I log in to my business accounts every single day and have my alerts set whenever funds over $1000 are released. Same with my credit/debit cards.

What the banks say and do is always different, cheques are the most insecure ways to give and receive funds. I only take them from people I know and you still have to be prepared to lose some funds.

I have lost significant funds to credit card fraud but quite honestly e-transfer has been a gold mine for me. No fraud at all!
 
I log in to my business accounts every single day and have my alerts set whenever funds over $1000 are released. Same with my credit/debit cards.

Yes, but once again, not everyone has or wants online banking and this guy did not have it.

And even if you do, what if you're injured, in the hospital, on vacation with limited internet? 48-hours is a freaking microscopic period of time to report all fraud, especially with the banks leaving an open door to your accounts.

And this story and problem is NOT about checks, it's about giving every Canadian, good or bad, the ability to upload fake, digitally-created checks all day and night with virtually no repercussions*. Physical checks provided an additional layer of security that is not available now.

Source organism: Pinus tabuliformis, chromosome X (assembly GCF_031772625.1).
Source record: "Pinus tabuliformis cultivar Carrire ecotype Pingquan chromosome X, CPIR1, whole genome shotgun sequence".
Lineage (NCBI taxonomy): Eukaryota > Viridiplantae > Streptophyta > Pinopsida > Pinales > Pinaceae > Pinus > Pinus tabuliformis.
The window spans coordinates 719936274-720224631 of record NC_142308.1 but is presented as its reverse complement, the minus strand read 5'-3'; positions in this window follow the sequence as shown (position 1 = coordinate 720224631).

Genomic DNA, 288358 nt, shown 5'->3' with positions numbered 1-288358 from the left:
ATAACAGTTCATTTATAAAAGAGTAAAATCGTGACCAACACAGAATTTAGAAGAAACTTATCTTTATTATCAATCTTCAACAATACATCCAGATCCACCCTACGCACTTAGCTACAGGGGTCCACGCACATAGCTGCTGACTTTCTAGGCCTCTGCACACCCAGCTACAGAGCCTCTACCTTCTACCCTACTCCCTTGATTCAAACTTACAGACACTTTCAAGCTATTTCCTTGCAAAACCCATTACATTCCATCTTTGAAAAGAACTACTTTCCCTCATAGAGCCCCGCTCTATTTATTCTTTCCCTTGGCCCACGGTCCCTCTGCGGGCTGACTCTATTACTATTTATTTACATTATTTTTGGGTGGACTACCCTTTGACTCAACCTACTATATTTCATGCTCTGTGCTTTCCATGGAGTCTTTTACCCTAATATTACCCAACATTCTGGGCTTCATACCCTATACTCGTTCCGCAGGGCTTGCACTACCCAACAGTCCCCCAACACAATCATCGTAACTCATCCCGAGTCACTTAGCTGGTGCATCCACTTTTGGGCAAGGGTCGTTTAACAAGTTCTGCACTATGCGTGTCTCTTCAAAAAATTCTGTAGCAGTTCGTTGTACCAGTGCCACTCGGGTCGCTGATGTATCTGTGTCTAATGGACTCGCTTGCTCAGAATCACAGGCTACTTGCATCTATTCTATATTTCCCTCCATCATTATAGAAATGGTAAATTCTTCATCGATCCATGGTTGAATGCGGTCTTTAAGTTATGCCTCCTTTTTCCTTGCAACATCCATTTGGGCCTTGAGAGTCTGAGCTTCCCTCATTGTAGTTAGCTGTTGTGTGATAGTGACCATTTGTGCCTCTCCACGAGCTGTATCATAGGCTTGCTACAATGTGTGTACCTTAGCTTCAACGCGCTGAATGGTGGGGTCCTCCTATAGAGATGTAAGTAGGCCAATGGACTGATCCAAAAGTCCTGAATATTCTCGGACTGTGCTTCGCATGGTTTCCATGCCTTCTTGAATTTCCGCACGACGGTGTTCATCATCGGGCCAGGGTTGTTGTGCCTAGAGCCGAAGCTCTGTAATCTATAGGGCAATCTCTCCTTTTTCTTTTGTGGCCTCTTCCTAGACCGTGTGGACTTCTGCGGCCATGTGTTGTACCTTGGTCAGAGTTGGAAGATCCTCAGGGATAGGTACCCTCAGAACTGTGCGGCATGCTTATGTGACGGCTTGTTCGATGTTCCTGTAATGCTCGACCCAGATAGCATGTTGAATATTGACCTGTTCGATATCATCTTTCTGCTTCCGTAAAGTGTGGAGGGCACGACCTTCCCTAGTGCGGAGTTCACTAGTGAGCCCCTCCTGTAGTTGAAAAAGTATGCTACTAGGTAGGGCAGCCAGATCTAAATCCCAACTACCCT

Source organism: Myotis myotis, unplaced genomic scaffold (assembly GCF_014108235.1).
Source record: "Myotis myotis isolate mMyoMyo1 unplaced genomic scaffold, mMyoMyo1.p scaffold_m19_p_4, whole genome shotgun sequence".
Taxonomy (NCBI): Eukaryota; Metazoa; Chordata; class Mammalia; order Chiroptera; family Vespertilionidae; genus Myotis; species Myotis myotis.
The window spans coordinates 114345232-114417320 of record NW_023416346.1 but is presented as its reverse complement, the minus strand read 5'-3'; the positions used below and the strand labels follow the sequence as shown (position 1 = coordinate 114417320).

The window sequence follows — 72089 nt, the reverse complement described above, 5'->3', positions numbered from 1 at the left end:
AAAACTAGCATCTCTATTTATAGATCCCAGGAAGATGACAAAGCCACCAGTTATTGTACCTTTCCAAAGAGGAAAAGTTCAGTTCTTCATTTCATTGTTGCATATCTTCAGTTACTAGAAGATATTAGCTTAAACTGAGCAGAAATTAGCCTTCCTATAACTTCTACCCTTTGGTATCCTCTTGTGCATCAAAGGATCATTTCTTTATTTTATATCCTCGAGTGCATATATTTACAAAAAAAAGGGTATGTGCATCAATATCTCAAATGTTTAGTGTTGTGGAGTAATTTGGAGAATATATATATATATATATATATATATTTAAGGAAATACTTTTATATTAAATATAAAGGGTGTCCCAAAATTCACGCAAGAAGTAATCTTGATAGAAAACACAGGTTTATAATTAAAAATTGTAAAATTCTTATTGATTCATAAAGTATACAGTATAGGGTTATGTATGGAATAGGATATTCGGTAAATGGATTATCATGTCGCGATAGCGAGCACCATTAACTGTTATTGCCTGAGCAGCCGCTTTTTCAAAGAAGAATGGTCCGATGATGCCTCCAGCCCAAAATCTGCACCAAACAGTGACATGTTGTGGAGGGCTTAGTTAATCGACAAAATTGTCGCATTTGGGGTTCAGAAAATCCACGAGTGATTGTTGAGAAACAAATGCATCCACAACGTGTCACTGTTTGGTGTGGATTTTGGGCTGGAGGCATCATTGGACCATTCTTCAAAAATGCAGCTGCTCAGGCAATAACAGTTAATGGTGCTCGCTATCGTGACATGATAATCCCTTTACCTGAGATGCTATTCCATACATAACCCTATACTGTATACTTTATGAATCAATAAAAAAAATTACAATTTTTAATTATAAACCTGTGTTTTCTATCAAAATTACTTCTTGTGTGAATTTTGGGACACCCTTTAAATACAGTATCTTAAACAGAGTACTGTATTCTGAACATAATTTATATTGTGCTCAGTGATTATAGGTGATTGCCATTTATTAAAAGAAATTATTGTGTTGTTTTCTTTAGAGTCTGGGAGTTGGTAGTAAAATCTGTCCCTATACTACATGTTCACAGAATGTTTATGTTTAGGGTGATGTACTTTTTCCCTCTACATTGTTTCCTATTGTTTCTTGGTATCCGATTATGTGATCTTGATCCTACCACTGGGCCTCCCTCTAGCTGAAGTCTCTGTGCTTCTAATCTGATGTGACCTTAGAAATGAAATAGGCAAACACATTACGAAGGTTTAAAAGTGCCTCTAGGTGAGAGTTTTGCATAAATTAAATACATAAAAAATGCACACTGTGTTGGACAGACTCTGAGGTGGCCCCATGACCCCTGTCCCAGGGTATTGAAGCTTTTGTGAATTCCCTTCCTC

Prior to this, banks had to store cancelled checks for 5 years, but now they never even see a physical check when you upload it. So naturally, digital check fraud flourishes.

* In these cases of check fraud, the police were not even involved until the banks refused refund and the victim initiated it. This is a common thread with banks, they only worry about money and never about the victims or alerting police to the perpetrators.

But some hacker breaks in their system and steals their money, and every cop in Canada will be on the case.
 
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Yeah, there is some cause for concern about auto-deposit too. You definitely have to be careful when adding an email for e-transfer the first time.